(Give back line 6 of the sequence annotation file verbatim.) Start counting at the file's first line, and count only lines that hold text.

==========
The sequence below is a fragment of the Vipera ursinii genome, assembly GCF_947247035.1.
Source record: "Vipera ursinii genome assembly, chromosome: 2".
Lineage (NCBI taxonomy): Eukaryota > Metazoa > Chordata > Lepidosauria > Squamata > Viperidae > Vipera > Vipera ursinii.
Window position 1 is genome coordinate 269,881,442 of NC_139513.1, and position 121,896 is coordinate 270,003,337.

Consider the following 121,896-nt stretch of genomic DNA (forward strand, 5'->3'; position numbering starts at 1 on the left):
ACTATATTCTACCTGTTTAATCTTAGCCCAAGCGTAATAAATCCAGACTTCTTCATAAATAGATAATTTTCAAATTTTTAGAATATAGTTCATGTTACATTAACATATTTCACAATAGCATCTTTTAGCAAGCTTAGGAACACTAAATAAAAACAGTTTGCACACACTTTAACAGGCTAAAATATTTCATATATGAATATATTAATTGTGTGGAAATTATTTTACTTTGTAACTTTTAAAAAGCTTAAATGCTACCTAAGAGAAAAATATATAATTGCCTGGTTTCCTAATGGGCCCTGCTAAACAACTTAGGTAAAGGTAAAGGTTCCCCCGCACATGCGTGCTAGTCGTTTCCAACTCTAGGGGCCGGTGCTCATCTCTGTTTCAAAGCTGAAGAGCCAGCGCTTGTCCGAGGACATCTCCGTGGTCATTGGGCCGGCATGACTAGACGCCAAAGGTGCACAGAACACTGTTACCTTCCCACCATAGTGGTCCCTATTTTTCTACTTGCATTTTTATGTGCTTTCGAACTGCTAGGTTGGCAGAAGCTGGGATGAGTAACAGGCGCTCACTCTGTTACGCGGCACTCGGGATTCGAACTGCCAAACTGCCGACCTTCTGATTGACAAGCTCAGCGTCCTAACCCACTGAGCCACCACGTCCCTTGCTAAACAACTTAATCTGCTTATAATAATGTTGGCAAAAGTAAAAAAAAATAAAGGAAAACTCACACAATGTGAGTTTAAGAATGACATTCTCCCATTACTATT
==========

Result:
ACTATATTCTACCTGTTTAATCTTAGCCCAAGCGTAATAAATCCAGACTTCTTCATAAATAGATAATTTTCAAATTTTTAGAATATAGTTCATGTTACATTAACATATTTCACAATAGCATCTTTTAGCAAGCTTAGGAACACTAAATAAAAACAGTTTGCACACACTTTAACAGGCTAAAATATTTCATATATGAATATATTAATTGTGTGGAAATTATTTTACTTTGTAACTTTTAAAAAGCTTAAATGCTACCTAAGAGAAAAATATATAATTGCCTGGTTTCCTAATGGGCCCTGCTAAACAACTTAGGTAAAGGTAAAGGTTCCCCCGCACATGCGTGCTAGTCGTTTCCAACTCTAGGGGCCGGTGCTCATCTCTGTTTCAAAGCTGAAGAGCCAGCGCTTGTCCGAGGACATCTCCGTGGTCATTGGGCCGGCATGACTAGACGCCAAAGGTGCACAGAACACTGTTACCTTCCCACCATAGTGGTCCCTATTTTTCTACTTGCATTTTTATGTGCTTTCGAACTGCTAGGTTGGCAGAAGCTGGGATGAGTAACAGGCGCTCACTCTGTTACGCGGCACTCGGGATTCGAACTGCCAAACTGCCGACCTTCTGATTGACAAGCTCAGCGTCCTAACCCACTGAGCCACCACGTCCCTTGCTAAACAACTTAATCTGCTTATAATAATGTTGGCAAAAGTAAAAAAAAATAAAGGAAAACTCACACAATGTGAGTTTAAGAATGACATTCTCCCATTACTATT